This is not a case in which only a passenger in a vehicle was charged with possession of the contraband while the driver was not charged, as in Mitchell v. State, 268 Ga. 592, 492 S.E.2d 204 (1997), relied upon by Warren and Collins. In such cases, the State is required to prove sole constructive possession by fewer than all the occupants of the vehicle. See Reid v. State, 212 Ga.App. 787, 788, n. 1, 442 S.E.2d 852 (1994). Nor is this a case in which one occupant has actual possession of the contraband, and the State must prove constructive possession by the other occupant or occupants of the car. See, e.g., Shirley v. State, 166 Ga.App. 456(1), 304 S.E.2d 468 (1983).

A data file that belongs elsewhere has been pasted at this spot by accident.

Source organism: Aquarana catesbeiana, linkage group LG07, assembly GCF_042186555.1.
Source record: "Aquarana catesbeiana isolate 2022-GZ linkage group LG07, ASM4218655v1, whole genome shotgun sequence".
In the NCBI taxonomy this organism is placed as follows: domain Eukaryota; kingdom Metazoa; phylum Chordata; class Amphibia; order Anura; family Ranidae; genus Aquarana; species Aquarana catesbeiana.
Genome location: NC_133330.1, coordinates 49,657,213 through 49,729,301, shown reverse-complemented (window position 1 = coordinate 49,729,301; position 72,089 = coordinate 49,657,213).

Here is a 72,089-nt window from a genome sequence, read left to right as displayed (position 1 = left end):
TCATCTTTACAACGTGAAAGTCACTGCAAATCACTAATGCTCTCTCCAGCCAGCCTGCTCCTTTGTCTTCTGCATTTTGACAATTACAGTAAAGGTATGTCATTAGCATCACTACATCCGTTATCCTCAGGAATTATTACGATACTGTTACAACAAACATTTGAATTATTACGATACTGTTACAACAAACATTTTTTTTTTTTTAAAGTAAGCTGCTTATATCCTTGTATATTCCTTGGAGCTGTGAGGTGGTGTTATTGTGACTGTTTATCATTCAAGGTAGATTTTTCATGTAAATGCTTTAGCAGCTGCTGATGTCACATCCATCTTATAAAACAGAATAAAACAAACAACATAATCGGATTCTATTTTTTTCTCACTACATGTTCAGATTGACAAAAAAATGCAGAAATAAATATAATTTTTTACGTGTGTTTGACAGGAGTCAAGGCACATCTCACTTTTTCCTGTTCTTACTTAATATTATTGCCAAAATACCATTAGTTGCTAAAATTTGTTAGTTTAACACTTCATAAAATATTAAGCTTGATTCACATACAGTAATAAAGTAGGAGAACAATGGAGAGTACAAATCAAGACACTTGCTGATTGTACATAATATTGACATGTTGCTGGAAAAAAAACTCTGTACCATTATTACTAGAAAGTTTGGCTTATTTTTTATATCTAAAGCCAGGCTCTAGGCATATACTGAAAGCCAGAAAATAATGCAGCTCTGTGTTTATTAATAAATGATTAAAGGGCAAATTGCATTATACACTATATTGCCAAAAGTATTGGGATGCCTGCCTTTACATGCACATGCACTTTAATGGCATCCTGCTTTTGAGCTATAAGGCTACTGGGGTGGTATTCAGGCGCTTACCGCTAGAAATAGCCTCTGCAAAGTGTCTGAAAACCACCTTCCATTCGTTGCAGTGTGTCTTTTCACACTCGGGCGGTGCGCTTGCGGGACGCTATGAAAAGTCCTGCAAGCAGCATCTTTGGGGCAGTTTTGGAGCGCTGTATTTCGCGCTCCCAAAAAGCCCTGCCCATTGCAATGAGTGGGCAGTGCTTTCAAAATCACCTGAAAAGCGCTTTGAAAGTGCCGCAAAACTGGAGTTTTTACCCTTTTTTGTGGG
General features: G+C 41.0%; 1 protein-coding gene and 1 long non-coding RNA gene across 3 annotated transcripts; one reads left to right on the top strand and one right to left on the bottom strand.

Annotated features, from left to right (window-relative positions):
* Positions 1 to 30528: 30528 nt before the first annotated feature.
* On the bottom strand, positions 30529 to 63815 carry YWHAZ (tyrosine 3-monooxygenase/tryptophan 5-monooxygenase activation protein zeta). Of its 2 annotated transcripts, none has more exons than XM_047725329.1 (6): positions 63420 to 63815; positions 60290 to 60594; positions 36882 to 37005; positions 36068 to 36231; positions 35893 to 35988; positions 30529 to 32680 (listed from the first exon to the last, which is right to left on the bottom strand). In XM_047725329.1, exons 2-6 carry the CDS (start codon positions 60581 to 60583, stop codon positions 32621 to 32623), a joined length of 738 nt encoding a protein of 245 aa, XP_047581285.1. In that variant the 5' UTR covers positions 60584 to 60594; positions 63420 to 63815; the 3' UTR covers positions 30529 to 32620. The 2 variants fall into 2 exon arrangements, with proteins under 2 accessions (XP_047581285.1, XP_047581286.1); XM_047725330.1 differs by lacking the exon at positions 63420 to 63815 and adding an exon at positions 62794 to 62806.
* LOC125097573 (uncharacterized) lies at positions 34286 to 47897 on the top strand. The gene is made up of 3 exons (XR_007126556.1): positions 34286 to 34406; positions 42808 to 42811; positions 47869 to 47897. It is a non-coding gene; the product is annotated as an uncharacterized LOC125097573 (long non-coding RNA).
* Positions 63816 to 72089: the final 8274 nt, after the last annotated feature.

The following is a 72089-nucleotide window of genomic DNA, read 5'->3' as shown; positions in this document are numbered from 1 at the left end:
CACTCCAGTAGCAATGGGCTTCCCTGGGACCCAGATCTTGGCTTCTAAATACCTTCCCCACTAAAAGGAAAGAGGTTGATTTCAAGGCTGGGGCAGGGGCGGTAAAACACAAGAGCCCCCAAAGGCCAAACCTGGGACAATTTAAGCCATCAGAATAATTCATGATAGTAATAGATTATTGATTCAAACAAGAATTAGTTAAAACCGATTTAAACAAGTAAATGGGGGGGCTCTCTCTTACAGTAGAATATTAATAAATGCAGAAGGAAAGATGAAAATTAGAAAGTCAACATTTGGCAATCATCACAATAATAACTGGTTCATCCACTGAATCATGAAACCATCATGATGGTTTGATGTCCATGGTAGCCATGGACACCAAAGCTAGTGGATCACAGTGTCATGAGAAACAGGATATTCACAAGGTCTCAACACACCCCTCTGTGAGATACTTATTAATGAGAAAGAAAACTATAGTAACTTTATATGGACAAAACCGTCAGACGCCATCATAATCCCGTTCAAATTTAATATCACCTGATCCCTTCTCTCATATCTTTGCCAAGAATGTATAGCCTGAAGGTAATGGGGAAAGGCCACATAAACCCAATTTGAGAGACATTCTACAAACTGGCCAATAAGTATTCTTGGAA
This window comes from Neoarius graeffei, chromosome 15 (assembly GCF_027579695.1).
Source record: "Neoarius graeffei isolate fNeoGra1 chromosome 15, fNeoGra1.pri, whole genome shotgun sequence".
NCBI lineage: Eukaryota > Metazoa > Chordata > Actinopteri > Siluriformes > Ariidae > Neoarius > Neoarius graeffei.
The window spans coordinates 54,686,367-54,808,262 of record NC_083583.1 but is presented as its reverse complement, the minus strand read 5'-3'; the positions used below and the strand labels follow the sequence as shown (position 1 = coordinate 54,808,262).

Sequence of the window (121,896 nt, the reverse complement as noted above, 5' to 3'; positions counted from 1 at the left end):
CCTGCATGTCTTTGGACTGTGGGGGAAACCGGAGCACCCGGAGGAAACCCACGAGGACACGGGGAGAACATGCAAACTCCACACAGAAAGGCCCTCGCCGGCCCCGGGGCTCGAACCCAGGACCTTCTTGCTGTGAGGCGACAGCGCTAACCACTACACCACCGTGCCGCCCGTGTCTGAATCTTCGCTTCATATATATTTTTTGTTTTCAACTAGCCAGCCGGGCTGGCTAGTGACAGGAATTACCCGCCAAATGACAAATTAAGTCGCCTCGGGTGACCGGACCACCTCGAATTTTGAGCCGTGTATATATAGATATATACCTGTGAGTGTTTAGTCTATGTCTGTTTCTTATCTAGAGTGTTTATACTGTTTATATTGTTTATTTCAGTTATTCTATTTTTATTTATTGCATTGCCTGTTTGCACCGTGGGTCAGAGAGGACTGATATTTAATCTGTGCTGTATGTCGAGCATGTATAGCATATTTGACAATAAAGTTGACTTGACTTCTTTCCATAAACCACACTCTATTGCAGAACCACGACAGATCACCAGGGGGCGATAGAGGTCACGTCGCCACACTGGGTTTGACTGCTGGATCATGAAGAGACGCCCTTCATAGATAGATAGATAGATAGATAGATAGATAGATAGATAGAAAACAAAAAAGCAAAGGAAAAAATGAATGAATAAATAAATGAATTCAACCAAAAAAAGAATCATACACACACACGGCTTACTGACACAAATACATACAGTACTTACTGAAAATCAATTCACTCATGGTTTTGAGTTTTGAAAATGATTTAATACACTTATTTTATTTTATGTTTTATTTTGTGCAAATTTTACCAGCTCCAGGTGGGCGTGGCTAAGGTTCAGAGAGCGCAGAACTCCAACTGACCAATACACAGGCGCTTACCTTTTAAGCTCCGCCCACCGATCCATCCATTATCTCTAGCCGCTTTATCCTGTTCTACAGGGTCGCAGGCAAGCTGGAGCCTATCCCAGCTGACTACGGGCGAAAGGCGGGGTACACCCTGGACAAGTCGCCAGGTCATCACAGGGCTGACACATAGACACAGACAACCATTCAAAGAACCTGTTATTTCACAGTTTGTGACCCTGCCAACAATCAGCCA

Here, construed in favor of the judgment of conviction, the evidence shows that Warren exercised control over the car not only by possession of the keys but by acknowledging that he had performed transmission work on the car approximately one month earlier; Collins for his part acted in an extremely nervous fashion when asked to provide the vehicle registration. Both Warren and Collins gave unusual responses to the questions put to them by the officer. Warren's and Collins's “intent to exercise control over the contraband can be inferred by the suspicious and inconsistent explanations [they] gave to the [officer] before he conducted the search.” Allen, supra at 625, 382 S.E.2d 690. Moreover, some evidence was presented that Warren and Collins were cousins, and “where transactions involving relatives are under review, slight circumstances are often sufficient to induce a belief that there was collusion between the parties.” (Citations and punctuation omitted.) Shropshire v. State, 201 Ga.App. 421, 422, 411 S.E.2d 339 (1991). This evidence was sufficient to show joint constructive possession and met the standard of Jackson v. Virginia, 443 U.S. 307, 99 S.Ct. 2781, 61 L.Ed.2d 560 (1979).